I’ve been fielding therapy-like emails from Windows Media Center fans and fanatics alike since last fall when this week’s latest Media Center insult delivered via the Building Windows 8 Blog, Microsoft may have crossed a line for these fans. And I’m not looking forward to the email I’ll be getting about this little transgression.head honcho Steven Sinofsky reveals that next to no one actually uses the software. But with
Put simply, Windows Media Center is no longer apart of Windows though the post specifically says that “Windows Media Center will be available in Windows 8”. That is not entirely factual. Media Center will be available as a paid add-on only for those who purchase Windows 8 Pro. And though we already knew this, I find it hilarious to read the various “confirmed” blog posts that are springing up this week. Microsoft explicitly announced this a long time ago, folks.
We suspected that the version of Windows Media Center that Microsoft would provide at a “nominal fee” to Windows 8 Pro users only would in fact be the exact same version of Media Center that’s currently available in Windows 7, and this week’s blog post does in fact “confirm” that, noting that Windows 8 Pro will “fully support the capabilities of Media Center as it is in Windows 7 ... it will maintain the functionality that was in Windows 7.”
Allow me to string together phrases from this post that add up to what will be perceived as a huge insult to Windows Media Center which, like so many Microsoft products before it, was thrown out there and left to wither on the vine with nary a developer adding features or improvements to it for years on end. It goes like this:
“Windows 8 will deliver a world-class video and audio entertainment experience” that provides “a comprehensive video and audio platform for developers to build engaging and differentiated apps.” It’s “optimized for system reliability, battery life, and performance” and is “a robust platform” that will access the “online sources such as YouTube, Hulu, Netflix, or any of the other myriad of online and downloadable video services” that “the vast majority of” actual users are using.
None of that applies to Windows Media Center.
In other words, that whole paragraph describes the new media features in Windows 8—which, by the way, are absolutely terrible in the Consumer Preview—but Windows Media Center, which was wonderfully fleshed out over a full decade and would have made a terrific all-in-one Metro-style app ... is left to die. Left unsaid: It would have been very easy to add support for online video services to Media Center.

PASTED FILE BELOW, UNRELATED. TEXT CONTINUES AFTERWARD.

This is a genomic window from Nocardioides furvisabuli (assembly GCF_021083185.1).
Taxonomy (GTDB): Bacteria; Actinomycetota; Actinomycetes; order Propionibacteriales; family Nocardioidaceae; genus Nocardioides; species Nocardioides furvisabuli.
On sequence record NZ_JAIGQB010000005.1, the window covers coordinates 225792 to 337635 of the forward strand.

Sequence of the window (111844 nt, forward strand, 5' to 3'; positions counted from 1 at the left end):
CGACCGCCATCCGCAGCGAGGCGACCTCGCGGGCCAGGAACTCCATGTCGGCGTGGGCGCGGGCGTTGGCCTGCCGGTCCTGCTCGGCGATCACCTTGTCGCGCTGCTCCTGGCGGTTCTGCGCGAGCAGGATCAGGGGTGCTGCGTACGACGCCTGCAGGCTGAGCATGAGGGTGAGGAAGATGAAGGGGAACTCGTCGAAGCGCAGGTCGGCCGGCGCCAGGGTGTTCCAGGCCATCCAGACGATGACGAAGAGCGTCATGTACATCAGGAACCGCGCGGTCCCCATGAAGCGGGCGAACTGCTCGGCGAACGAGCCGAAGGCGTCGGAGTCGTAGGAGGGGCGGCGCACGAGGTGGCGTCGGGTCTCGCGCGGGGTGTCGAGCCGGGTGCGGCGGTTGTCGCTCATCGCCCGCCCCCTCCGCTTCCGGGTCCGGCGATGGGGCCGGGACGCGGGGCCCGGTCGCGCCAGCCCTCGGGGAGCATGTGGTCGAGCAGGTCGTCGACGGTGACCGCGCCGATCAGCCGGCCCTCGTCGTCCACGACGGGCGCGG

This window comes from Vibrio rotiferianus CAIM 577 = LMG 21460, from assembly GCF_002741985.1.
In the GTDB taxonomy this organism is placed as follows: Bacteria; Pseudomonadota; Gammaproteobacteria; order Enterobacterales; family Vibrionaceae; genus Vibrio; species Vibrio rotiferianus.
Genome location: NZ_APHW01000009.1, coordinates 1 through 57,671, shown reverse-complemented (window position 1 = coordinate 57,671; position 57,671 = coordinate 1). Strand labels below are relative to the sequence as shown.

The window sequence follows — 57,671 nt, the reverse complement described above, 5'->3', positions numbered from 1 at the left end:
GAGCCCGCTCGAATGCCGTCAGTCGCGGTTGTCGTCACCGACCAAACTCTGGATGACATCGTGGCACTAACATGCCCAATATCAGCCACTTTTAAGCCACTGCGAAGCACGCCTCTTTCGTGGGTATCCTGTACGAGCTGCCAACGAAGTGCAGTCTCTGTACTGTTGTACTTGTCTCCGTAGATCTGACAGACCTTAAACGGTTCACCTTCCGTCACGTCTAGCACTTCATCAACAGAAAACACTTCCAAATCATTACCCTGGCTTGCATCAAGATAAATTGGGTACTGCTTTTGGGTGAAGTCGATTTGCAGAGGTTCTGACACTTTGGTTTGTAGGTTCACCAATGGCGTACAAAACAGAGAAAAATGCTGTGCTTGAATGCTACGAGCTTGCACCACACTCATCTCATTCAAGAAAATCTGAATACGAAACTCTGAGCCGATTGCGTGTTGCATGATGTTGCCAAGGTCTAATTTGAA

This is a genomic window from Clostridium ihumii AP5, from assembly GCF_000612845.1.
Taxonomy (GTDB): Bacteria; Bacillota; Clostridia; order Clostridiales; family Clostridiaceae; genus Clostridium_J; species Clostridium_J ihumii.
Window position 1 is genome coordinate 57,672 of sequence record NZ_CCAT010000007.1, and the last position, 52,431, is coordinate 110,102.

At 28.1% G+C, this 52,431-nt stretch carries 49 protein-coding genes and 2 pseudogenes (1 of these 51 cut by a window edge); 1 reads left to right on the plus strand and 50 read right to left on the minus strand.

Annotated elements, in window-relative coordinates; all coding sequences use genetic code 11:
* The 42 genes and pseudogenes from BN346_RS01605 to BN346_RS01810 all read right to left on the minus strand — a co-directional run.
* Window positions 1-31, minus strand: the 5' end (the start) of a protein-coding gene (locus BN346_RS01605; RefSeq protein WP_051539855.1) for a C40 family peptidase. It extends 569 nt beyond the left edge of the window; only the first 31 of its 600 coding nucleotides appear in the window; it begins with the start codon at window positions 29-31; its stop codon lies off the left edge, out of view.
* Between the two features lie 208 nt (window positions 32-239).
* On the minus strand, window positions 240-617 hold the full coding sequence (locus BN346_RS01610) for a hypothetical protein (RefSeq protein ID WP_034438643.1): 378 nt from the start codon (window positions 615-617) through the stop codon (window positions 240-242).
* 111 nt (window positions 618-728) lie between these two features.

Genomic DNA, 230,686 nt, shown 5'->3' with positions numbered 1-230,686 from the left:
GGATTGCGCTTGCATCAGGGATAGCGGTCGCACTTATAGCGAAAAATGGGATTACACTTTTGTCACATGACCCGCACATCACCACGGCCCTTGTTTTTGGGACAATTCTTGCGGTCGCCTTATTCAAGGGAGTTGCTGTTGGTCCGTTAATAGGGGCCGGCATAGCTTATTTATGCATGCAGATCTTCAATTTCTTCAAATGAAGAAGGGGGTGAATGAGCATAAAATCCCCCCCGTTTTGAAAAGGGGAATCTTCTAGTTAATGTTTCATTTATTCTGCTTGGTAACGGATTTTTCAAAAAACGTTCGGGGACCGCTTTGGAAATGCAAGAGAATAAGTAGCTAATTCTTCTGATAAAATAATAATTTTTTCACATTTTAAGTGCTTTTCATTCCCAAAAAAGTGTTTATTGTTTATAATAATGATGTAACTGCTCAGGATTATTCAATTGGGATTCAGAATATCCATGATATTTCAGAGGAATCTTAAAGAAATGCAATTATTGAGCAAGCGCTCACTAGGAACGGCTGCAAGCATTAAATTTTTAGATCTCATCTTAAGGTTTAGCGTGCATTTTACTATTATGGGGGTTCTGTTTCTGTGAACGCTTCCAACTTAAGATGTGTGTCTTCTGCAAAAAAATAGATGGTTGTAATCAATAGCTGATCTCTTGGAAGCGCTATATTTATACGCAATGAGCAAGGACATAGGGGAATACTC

Media Center, Microsoft says, is old-school. It’s about DVD and broadcast TV consumption. You know, the stuff your grandparents do. It’s not new and shiny and fresh. So it’s getting tossed to the side in the fervent push to “reimagine” Windows.
Oddly, this week’s post does expand on how you’ll be able to get Windows Media Center.
Windows 8 Pro users, as we knew, will purchase Windows Media Center. This will happen as part of something called the Windows 8 Media Center Pack. (Pricing TBD).
Windows 8 users, however, will be able to purchase another new package, called the Windows 8 Pro Pack, which adds Windows Media Center as well as some underlying capabilities like DVD playback. (Pricing also TBD). Does the Windows 8 Pro Pack equate to an upgrade to Windows 8 Pro? (It appears so, yes, based on the graphic in the post.) And does the existence of this pack further suggest that Windows Anytime Upgrade will NOT be part of Windows 8? (UPDATE: As many have noted, Microsoft is replacing WAU with something called Add Features to Windows 8," which is a great name for something that will trigger a payment.)
I know, I know. Expecting clarity is a bit much to ask these days. I can dream.
By the way, I just ordered a new Ivy Bridge-based PC this week. And yes, I did get it with an integrated OTA-based TV tuner so I can use Media Center. Just saying.